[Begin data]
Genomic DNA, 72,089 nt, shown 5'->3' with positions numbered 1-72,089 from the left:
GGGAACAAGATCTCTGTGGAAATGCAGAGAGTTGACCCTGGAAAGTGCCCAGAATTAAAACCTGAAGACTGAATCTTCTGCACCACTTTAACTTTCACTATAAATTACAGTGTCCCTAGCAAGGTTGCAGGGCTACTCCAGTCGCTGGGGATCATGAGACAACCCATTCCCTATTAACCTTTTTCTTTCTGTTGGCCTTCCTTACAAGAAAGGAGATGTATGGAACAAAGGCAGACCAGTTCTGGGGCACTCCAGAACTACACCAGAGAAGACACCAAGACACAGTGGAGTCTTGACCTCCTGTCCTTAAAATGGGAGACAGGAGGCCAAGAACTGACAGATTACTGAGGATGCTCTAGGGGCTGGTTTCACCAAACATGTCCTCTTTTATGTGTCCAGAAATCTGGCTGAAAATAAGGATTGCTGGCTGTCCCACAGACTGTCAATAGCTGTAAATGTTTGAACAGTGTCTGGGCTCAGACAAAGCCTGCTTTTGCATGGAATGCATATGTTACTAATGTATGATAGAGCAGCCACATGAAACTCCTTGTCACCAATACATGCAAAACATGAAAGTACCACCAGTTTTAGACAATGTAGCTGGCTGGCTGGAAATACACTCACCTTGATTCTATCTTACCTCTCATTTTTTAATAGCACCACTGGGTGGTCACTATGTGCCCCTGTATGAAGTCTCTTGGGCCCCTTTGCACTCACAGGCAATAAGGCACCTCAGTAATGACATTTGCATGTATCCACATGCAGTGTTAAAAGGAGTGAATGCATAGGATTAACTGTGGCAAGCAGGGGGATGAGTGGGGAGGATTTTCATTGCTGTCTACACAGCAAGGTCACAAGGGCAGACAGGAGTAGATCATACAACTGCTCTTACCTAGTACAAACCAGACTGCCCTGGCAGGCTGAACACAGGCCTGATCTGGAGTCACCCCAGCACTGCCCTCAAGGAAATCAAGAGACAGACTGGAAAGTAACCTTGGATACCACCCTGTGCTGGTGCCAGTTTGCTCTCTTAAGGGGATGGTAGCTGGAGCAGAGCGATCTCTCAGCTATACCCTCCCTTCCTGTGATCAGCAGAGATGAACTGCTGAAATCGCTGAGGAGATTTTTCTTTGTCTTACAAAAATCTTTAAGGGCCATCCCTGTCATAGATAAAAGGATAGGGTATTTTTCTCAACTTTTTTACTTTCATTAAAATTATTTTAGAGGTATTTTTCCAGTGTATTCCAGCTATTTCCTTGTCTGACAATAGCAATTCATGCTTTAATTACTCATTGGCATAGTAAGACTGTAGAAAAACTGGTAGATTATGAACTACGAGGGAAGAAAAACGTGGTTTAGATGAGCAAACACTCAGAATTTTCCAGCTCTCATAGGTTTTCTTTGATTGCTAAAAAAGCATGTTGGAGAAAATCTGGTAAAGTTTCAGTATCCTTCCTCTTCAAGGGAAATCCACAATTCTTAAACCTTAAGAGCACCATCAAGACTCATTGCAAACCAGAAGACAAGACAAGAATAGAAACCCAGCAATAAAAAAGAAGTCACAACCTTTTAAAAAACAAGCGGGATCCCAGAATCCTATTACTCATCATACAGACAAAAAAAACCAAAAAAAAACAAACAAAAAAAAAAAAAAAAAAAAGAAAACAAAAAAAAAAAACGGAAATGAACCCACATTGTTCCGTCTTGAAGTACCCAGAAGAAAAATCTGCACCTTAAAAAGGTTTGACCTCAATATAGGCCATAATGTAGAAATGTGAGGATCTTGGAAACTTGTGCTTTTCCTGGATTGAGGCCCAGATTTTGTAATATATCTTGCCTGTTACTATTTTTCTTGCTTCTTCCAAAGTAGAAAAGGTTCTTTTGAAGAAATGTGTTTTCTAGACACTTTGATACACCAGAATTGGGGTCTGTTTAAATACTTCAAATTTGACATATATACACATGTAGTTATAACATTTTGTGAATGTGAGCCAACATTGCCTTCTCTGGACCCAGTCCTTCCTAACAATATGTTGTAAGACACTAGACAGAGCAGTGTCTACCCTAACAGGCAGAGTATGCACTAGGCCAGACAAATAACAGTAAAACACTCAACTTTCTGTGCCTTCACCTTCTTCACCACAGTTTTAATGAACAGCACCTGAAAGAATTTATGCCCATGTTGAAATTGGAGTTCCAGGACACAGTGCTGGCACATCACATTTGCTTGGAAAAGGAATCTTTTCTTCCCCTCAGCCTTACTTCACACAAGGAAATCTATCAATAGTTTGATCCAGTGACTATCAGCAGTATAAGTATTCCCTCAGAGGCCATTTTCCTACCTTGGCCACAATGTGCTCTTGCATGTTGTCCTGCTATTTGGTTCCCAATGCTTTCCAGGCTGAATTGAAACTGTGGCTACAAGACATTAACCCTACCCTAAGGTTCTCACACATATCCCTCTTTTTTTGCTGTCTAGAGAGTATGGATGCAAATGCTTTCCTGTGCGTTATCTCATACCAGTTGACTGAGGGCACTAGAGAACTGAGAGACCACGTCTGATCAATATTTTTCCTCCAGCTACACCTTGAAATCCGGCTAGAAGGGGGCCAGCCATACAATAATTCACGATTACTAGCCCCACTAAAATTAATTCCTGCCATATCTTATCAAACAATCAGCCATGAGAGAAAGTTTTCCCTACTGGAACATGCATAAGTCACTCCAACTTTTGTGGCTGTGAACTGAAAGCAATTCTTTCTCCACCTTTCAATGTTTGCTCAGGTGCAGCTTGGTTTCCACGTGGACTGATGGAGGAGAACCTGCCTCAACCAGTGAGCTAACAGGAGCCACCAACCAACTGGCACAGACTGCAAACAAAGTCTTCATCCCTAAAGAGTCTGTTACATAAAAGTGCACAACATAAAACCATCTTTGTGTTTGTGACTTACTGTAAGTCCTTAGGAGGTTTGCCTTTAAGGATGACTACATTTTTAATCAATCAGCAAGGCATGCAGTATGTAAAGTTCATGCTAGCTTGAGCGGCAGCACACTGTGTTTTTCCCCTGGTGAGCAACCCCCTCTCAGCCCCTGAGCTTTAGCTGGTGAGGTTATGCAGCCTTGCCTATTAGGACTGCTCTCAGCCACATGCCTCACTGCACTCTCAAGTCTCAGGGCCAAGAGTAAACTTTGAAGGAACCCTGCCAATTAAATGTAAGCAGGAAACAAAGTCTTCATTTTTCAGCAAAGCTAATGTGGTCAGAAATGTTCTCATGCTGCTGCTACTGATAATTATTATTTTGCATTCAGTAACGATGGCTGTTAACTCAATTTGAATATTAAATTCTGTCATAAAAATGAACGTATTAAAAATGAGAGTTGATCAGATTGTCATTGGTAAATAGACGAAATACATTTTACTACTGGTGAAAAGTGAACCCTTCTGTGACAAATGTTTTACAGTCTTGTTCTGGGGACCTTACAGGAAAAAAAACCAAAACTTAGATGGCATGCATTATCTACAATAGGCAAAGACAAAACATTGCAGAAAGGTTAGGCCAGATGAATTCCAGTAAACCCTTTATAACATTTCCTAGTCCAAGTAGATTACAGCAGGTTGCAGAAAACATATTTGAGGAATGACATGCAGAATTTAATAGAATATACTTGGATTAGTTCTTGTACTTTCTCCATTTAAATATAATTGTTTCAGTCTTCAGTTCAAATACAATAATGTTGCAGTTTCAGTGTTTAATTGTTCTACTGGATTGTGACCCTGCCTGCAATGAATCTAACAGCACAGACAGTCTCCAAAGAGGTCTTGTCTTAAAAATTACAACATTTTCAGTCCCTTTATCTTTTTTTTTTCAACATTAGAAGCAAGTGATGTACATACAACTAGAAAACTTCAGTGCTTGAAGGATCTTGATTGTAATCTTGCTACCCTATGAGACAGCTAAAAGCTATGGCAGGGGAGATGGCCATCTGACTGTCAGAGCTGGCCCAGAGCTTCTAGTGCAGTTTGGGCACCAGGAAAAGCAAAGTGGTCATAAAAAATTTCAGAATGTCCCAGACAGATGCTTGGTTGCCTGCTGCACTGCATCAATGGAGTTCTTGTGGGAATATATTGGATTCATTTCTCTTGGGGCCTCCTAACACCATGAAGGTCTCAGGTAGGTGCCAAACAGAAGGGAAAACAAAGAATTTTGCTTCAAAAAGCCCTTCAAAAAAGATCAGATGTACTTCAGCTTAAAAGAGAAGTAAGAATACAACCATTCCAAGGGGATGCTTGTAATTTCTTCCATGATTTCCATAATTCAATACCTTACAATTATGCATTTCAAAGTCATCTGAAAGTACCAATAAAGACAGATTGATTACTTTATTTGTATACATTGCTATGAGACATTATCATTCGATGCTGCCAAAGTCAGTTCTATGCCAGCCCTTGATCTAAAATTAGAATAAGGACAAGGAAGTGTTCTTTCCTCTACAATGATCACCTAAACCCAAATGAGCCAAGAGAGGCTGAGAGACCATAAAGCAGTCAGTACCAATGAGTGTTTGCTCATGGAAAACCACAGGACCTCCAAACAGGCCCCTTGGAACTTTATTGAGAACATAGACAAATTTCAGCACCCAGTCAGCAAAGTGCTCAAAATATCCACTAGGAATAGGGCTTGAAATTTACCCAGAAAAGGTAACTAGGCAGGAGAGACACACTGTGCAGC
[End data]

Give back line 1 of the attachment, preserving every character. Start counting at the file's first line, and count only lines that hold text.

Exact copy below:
Genomic DNA, 72,089 nt, shown 5'->3' with positions numbered 1-72,089 from the left: